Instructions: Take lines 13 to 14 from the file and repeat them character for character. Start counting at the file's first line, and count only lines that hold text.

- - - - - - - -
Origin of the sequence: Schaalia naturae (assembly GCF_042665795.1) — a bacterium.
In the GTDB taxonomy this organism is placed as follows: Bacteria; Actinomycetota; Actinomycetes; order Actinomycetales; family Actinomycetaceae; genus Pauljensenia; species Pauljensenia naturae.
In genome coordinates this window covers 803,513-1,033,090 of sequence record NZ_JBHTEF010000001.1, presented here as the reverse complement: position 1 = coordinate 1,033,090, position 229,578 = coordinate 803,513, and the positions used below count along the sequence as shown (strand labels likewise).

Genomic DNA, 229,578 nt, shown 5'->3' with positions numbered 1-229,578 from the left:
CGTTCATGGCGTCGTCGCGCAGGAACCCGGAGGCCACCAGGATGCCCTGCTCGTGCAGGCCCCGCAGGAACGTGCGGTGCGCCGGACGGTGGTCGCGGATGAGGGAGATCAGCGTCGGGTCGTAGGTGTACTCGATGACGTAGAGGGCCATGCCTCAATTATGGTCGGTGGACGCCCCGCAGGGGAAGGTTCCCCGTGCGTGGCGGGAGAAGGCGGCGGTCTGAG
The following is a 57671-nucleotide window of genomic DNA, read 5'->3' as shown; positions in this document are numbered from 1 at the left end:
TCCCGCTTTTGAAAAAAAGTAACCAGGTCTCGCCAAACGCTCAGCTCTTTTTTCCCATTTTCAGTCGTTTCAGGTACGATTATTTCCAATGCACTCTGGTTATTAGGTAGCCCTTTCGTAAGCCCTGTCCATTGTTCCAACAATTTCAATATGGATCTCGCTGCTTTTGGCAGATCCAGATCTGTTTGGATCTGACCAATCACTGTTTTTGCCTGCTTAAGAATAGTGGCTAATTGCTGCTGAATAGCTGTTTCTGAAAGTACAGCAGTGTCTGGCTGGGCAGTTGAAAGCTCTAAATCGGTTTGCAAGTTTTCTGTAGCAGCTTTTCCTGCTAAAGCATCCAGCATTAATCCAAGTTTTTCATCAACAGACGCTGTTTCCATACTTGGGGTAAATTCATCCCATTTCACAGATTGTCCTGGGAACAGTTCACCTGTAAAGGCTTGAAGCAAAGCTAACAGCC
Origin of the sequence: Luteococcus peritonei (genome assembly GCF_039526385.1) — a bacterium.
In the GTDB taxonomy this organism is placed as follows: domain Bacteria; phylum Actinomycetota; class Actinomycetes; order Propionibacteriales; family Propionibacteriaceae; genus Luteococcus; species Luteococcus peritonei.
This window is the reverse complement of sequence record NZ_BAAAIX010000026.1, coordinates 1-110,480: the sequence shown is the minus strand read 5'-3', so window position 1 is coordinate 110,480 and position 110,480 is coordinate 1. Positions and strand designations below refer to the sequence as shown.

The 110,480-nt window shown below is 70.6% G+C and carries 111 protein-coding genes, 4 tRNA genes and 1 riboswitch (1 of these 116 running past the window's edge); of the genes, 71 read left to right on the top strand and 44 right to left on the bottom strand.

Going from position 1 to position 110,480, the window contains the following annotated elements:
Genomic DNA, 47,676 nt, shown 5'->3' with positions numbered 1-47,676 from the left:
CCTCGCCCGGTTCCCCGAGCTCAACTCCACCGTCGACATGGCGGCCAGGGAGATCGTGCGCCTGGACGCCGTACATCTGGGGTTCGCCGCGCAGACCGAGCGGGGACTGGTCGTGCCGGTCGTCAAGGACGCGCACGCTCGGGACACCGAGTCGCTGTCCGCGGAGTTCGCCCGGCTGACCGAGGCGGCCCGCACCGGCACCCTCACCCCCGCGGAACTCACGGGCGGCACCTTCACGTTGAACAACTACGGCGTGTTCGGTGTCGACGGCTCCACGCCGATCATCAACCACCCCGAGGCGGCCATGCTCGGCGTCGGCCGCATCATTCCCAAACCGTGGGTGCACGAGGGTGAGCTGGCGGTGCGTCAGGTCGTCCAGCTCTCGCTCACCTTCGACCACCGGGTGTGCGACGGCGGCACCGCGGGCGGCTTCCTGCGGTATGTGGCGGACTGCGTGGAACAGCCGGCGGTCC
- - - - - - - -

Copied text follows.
Genomic DNA, 47,676 nt, shown 5'->3' with positions numbered 1-47,676 from the left:
CCTCGCCCGGTTCCCCGAGCTCAACTCCACCGTCGACATGGCGGCCAGGGAGATCGTGCGCCTGGACGCCGTACATCTGGGGTTCGCCGCGCAGACCGAGCGGGGACTGGTCGTGCCGGTCGTCAAGGACGCGCACGCTCGGGACACCGAGTCGCTGTCCGCGGAGTTCGCCCGGCTGACCGAGGCGGCCCGCACCGGCACCCTCACCCCCGCGGAACTCACGGGCGGCACCTTCACGTTGAACAACTACGGCGTGTTCGGTGTCGACGGCTCCACGCCGATCATCAACCACCCCGAGGCGGCCATGCTCGGCGTCGGCCGCATCATTCCCAAACCGTGGGTGCACGAGGGTGAGCTGGCGGTGCGTCAGGTCGTCCAGCTCTCGCTCACCTTCGACCACCGGGTGTGCGACGGCGGCACCGCGGGCGGCTTCCTGCGGTATGTGGCGGACTGCGTGGAACAGCCGGCGGTCC